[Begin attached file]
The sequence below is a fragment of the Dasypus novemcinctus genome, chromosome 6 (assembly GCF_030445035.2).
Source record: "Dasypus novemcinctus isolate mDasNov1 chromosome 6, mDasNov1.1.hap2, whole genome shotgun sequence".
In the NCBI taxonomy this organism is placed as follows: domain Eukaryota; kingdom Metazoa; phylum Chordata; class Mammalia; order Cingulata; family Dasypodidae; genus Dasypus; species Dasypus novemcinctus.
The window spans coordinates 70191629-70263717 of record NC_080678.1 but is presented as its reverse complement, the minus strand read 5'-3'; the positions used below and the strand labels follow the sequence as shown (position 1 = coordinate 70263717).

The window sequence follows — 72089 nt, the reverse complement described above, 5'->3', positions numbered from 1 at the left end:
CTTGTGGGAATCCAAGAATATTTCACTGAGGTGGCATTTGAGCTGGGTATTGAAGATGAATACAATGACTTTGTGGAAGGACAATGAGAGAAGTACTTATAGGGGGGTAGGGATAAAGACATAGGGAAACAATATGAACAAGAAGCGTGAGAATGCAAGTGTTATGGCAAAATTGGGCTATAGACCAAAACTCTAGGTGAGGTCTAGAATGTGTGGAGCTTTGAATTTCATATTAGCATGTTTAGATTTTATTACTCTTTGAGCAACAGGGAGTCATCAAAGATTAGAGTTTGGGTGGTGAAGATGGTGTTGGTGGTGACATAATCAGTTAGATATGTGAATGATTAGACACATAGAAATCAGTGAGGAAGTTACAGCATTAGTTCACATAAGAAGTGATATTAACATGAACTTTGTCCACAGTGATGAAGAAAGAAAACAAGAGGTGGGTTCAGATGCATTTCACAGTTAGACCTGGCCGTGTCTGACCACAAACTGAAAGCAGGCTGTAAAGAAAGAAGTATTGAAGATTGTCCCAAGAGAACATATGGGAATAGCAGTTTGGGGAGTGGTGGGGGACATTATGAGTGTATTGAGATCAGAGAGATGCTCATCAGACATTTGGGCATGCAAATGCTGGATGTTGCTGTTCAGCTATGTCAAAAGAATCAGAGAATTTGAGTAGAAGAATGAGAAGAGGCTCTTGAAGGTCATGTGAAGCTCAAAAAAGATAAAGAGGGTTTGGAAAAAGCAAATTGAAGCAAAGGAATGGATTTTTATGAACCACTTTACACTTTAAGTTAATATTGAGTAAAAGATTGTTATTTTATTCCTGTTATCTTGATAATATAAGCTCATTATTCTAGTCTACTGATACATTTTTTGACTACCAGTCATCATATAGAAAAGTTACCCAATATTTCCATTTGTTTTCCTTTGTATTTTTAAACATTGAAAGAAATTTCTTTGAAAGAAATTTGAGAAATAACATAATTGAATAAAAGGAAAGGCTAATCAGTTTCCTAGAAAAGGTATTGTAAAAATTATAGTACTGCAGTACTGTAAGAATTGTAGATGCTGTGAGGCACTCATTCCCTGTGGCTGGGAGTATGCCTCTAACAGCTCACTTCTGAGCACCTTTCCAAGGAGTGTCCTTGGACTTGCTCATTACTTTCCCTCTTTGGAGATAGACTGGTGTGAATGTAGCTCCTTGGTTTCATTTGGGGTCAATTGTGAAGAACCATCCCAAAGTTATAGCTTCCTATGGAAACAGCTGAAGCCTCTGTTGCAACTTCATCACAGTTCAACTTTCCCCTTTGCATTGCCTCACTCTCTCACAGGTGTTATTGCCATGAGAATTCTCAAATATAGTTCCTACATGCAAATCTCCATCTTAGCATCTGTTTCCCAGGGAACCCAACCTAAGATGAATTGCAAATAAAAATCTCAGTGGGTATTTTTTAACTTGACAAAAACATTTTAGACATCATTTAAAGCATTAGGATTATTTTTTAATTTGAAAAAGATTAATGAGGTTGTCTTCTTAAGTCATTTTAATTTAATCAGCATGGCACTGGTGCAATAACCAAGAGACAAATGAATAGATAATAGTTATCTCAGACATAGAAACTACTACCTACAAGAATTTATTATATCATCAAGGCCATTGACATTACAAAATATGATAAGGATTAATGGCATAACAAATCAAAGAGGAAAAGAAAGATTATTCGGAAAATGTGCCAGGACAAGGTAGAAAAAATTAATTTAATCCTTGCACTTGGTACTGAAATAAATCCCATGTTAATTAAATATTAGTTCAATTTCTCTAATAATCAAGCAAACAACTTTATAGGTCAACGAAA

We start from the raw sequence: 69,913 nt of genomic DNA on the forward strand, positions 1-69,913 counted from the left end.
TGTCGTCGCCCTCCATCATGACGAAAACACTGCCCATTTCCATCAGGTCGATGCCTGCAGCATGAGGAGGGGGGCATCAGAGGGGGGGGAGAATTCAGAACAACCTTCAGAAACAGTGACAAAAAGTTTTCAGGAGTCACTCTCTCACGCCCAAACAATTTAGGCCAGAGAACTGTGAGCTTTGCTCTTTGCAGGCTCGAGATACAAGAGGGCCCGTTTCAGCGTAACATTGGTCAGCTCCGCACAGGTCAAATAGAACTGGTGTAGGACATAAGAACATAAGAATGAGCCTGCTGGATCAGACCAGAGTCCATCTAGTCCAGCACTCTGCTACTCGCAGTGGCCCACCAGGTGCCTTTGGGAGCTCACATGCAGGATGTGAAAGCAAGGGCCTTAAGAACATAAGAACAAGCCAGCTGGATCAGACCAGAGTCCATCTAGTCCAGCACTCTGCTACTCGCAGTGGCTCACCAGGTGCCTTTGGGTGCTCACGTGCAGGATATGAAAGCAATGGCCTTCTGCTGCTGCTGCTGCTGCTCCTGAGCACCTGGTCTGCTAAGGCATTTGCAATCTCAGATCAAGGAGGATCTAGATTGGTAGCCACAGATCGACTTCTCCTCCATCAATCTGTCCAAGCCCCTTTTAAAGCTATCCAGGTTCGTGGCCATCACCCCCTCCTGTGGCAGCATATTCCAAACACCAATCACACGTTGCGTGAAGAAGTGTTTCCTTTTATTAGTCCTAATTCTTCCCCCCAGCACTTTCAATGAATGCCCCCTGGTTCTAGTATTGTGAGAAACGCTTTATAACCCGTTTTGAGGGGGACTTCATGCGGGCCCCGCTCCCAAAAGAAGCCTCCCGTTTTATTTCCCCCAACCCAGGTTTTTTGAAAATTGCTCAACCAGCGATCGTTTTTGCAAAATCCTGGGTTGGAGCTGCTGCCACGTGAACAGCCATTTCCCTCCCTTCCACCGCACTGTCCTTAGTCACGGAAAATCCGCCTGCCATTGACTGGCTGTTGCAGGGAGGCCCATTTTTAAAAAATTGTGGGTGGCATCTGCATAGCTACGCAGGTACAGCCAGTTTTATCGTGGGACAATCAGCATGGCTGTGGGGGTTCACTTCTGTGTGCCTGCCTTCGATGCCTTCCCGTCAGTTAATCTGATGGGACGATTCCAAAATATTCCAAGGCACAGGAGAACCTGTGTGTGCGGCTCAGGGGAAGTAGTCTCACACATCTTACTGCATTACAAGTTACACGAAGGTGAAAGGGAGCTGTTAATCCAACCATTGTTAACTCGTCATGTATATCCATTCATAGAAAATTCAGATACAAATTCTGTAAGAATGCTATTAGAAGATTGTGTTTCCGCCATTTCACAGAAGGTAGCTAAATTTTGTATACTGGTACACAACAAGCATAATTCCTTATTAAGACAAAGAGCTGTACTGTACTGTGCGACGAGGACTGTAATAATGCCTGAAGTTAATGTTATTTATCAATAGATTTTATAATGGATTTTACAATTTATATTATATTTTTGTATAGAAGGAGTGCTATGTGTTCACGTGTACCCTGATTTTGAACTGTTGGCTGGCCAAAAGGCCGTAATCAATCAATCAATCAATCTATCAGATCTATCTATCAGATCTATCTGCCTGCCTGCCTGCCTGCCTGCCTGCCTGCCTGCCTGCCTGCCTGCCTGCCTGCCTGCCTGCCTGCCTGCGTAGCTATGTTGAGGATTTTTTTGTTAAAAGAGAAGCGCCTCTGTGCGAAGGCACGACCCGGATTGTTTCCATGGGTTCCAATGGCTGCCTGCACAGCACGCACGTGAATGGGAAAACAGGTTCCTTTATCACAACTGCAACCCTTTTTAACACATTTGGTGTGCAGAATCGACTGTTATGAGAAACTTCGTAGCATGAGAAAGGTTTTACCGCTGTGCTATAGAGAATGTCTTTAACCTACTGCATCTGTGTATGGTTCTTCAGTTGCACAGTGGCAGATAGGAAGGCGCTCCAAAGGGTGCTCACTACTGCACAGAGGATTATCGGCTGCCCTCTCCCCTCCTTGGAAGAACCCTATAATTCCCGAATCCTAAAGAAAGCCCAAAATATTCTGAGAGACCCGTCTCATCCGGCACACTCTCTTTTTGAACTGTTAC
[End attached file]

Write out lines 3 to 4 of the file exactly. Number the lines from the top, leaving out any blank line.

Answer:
In the NCBI taxonomy this organism is placed as follows: domain Eukaryota; kingdom Metazoa; phylum Chordata; class Mammalia; order Cingulata; family Dasypodidae; genus Dasypus; species Dasypus novemcinctus.
The window spans coordinates 70191629-70263717 of record NC_080678.1 but is presented as its reverse complement, the minus strand read 5'-3'; the positions used below and the strand labels follow the sequence as shown (position 1 = coordinate 70263717).